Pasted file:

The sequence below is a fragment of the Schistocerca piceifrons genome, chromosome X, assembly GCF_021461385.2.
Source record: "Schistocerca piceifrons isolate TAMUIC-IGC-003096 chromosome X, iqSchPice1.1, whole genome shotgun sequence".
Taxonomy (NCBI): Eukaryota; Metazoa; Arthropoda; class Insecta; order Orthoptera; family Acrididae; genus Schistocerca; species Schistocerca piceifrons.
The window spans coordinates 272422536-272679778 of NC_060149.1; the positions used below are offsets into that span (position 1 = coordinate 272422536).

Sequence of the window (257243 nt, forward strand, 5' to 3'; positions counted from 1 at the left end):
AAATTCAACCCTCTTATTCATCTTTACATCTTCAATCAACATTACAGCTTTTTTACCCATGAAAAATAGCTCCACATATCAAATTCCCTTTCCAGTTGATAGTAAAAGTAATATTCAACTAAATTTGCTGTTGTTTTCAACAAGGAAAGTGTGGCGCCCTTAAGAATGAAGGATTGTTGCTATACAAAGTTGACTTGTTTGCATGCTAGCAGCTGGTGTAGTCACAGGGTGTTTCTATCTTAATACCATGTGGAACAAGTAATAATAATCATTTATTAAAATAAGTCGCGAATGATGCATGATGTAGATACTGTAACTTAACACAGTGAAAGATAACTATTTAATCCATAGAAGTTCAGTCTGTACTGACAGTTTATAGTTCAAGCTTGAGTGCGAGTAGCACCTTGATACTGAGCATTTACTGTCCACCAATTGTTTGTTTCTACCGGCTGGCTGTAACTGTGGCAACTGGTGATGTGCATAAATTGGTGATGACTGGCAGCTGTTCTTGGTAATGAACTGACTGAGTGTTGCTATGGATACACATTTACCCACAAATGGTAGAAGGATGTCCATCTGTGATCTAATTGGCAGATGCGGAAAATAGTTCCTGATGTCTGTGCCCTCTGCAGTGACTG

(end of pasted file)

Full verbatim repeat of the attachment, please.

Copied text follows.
The sequence below is a fragment of the Schistocerca piceifrons genome, chromosome X, assembly GCF_021461385.2.
Source record: "Schistocerca piceifrons isolate TAMUIC-IGC-003096 chromosome X, iqSchPice1.1, whole genome shotgun sequence".
Taxonomy (NCBI): Eukaryota; Metazoa; Arthropoda; class Insecta; order Orthoptera; family Acrididae; genus Schistocerca; species Schistocerca piceifrons.
The window spans coordinates 272422536-272679778 of NC_060149.1; the positions used below are offsets into that span (position 1 = coordinate 272422536).

Sequence of the window (257243 nt, forward strand, 5' to 3'; positions counted from 1 at the left end):
AAATTCAACCCTCTTATTCATCTTTACATCTTCAATCAACATTACAGCTTTTTTACCCATGAAAAATAGCTCCACATATCAAATTCCCTTTCCAGTTGATAGTAAAAGTAATATTCAACTAAATTTGCTGTTGTTTTCAACAAGGAAAGTGTGGCGCCCTTAAGAATGAAGGATTGTTGCTATACAAAGTTGACTTGTTTGCATGCTAGCAGCTGGTGTAGTCACAGGGTGTTTCTATCTTAATACCATGTGGAACAAGTAATAATAATCATTTATTAAAATAAGTCGCGAATGATGCATGATGTAGATACTGTAACTTAACACAGTGAAAGATAACTATTTAATCCATAGAAGTTCAGTCTGTACTGACAGTTTATAGTTCAAGCTTGAGTGCGAGTAGCACCTTGATACTGAGCATTTACTGTCCACCAATTGTTTGTTTCTACCGGCTGGCTGTAACTGTGGCAACTGGTGATGTGCATAAATTGGTGATGACTGGCAGCTGTTCTTGGTAATGAACTGACTGAGTGTTGCTATGGATACACATTTACCCACAAATGGTAGAAGGATGTCCATCTGTGATCTAATTGGCAGATGCGGAAAATAGTTCCTGATGTCTGTGCCCTCTGCAGTGACTG